Opana (Oxymorphone) ER 40mg
Oxymorphone, sold under the brand names Numorphan among others, is a powerful semi-synthetic opioid analgesic (painkiller) Whether in a dedicated pain-management clinic or in a community pharmacy, pharmacists can provide valuable education and treatment recommendations to patients and clinicians. Pain programs, jointly managed by pharmacists, nurse practitioners, specialists in behavioral medicine and functional restoration, and specialty pain physicians, can enhance the satisfaction of patients and health care professionals, improve clinical outcomes, and minimize the need for secondary pain referrals.1 Pharmacists who become knowledgeable in pain pharmacopoeia can facilitate safe, effective, and cost-beneficial equianalgesic opioid conversions in primary care settings
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Differences among opioid influence individual patient response and tolerability, risks and benefits in specific disease states, the likelihood of drug interactions, and ease of monitoring. Differences among patients with respect to genetic factors, age, sex, and the prior use of opioid also contribute to variability of response to individual opioid6 Consequently, when selecting LA opioid, clinicians cannot reliably predict how a given patient will respond. Patients with chronic pain usually require consecutive trials of several LA opioid before they find one that provides adequate analgesia with acceptable tolerability.7–9For this reason, it is essential to have multiple LA opioid from which to choose.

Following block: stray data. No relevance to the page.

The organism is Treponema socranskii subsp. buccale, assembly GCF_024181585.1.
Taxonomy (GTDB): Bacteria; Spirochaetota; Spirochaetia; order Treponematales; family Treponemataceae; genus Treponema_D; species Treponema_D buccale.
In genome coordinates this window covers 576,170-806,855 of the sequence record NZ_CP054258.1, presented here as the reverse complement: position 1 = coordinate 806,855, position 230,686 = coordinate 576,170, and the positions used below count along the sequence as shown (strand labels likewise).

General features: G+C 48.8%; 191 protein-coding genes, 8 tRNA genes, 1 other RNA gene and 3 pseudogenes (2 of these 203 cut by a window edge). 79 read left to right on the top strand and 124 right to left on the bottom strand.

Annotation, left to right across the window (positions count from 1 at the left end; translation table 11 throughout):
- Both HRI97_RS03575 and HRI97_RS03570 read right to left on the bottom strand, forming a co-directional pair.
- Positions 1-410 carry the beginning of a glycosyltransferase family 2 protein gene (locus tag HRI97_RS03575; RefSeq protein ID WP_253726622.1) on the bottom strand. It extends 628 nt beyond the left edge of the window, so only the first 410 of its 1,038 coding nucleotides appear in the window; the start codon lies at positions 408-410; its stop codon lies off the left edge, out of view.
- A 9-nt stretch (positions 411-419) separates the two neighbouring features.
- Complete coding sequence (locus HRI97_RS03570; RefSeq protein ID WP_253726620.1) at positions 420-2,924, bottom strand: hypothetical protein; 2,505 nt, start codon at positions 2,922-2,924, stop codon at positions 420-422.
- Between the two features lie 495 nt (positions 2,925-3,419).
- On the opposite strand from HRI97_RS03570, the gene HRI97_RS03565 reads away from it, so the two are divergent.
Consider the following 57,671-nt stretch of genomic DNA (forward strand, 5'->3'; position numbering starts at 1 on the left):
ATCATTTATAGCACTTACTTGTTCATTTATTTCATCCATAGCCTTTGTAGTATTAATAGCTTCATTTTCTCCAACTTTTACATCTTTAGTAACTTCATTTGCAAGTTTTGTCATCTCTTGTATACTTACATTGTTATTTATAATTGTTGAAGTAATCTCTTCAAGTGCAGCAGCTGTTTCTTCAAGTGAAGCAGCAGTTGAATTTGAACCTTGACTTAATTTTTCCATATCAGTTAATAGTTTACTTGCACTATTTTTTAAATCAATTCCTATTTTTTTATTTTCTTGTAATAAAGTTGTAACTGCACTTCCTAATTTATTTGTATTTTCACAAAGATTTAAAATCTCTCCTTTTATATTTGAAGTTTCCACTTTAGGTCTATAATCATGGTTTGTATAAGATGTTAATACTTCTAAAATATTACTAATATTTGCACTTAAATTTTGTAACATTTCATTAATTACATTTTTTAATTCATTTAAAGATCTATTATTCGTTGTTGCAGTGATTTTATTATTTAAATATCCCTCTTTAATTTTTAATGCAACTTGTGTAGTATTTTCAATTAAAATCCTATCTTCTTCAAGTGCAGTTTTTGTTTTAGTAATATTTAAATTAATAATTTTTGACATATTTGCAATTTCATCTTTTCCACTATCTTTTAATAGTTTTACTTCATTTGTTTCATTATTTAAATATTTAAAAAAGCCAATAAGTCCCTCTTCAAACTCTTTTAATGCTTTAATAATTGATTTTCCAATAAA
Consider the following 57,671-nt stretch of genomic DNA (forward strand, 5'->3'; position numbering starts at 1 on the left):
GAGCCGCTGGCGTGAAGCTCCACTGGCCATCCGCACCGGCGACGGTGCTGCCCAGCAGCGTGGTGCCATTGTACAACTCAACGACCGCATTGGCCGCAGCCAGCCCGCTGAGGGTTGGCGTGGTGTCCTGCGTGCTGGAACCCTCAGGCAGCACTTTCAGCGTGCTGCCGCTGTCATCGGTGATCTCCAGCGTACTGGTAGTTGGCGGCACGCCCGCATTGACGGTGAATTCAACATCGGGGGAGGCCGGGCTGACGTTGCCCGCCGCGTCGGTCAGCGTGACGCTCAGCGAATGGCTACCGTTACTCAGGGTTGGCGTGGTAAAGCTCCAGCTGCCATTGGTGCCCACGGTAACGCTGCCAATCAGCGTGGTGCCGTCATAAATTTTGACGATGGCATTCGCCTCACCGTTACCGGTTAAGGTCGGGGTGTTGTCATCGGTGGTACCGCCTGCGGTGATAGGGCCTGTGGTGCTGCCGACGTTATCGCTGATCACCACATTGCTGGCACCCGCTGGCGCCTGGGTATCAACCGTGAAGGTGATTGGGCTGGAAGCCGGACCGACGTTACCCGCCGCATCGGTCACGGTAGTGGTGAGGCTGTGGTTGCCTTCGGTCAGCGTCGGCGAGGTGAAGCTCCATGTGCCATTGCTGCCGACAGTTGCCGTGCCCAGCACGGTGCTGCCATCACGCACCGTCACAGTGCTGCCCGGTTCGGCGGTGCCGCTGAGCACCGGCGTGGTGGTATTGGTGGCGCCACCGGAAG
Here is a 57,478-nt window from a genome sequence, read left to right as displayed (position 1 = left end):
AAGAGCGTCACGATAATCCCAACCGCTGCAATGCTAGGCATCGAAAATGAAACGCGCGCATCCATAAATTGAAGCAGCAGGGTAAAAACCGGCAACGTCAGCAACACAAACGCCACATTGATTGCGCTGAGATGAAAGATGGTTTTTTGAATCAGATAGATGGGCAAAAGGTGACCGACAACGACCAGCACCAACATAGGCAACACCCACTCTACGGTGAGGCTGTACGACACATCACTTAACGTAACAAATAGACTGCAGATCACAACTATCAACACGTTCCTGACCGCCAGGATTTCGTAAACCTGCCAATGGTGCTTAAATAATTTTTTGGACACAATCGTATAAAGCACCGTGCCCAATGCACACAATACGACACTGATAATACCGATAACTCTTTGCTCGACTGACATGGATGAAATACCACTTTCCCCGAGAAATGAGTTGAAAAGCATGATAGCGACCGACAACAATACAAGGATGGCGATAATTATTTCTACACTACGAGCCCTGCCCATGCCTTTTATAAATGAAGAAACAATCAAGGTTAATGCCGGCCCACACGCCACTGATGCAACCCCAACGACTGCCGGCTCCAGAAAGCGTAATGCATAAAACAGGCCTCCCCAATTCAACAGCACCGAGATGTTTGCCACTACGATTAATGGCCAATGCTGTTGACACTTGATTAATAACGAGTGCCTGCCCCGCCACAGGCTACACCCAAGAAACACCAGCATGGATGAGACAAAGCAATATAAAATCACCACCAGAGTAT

PHARMACOLOGY AND PHARMACOKINETICS
Oxymorphone has selective affinity for the mu-opioid receptor, whereas oxycodone has weaker mu-receptor affinity and greater kappa-receptor affinity. Oxymorphone has lower protein binding (10% to 12%) compared with morphine (30% to 35%) or oxycodone (45%).Its highly lipophilic properties facilitate its transit across the blood–brain barrier.
Although oxymorphone ER has minimal potential for pharmacokinetic interactions, its use with sedatives, tranquilizers, hypnotics, phenothiazines, and other central nervous system (CNS) depressants can produce additive effects. Hence, as with other opioids, vigilance is required in preventing pharmacodynamic interactions during therapy with oxymorphone ER.
Pharmacists can help prevent medication errors, particularly those that result in drug interactions. Patients receiving opioid therapy for chronic pain may have complex medical problems, often requiring the involvement of their primary care physician, a pain specialist, and one or more medical or surgical s
CLINICAL TRIAL PROGRAM
The clinical trial program for oxymorphone ER has included more than 2,000 opioid-naive and opioid-experienced patients with chronic cancer pain and non-cancer pain. The duration of treatment ranged from two weeks to two years. Collectively, the trials demonstrated that oxymorphone ER was an effective, generally well-tolerated 12-hour opioid agent in controlling chronic pain.